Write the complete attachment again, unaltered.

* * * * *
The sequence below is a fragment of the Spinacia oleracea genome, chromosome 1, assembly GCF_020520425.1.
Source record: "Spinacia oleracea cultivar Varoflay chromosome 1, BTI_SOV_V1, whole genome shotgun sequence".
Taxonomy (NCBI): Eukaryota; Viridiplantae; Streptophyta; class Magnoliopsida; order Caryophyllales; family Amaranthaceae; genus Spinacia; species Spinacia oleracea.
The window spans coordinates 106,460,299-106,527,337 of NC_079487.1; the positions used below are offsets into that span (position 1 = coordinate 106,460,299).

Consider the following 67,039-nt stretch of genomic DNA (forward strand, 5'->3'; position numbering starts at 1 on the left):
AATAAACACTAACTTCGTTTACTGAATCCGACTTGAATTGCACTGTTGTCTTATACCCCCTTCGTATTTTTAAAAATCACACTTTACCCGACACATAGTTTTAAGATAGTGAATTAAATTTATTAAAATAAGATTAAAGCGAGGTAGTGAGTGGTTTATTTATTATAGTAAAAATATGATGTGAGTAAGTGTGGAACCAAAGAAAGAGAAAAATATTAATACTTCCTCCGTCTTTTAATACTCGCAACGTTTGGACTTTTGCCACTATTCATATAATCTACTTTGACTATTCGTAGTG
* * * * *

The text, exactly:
The sequence below is a fragment of the Spinacia oleracea genome, chromosome 1, assembly GCF_020520425.1.
Source record: "Spinacia oleracea cultivar Varoflay chromosome 1, BTI_SOV_V1, whole genome shotgun sequence".
Taxonomy (NCBI): Eukaryota; Viridiplantae; Streptophyta; class Magnoliopsida; order Caryophyllales; family Amaranthaceae; genus Spinacia; species Spinacia oleracea.
The window spans coordinates 106,460,299-106,527,337 of NC_079487.1; the positions used below are offsets into that span (position 1 = coordinate 106,460,299).

Consider the following 67,039-nt stretch of genomic DNA (forward strand, 5'->3'; position numbering starts at 1 on the left):
AATAAACACTAACTTCGTTTACTGAATCCGACTTGAATTGCACTGTTGTCTTATACCCCCTTCGTATTTTTAAAAATCACACTTTACCCGACACATAGTTTTAAGATAGTGAATTAAATTTATTAAAATAAGATTAAAGCGAGGTAGTGAGTGGTTTATTTATTATAGTAAAAATATGATGTGAGTAAGTGTGGAACCAAAGAAAGAGAAAAATATTAATACTTCCTCCGTCTTTTAATACTCGCAACGTTTGGACTTTTGCCACTATTCATATAATCTACTTTGACTATTCGTAGTG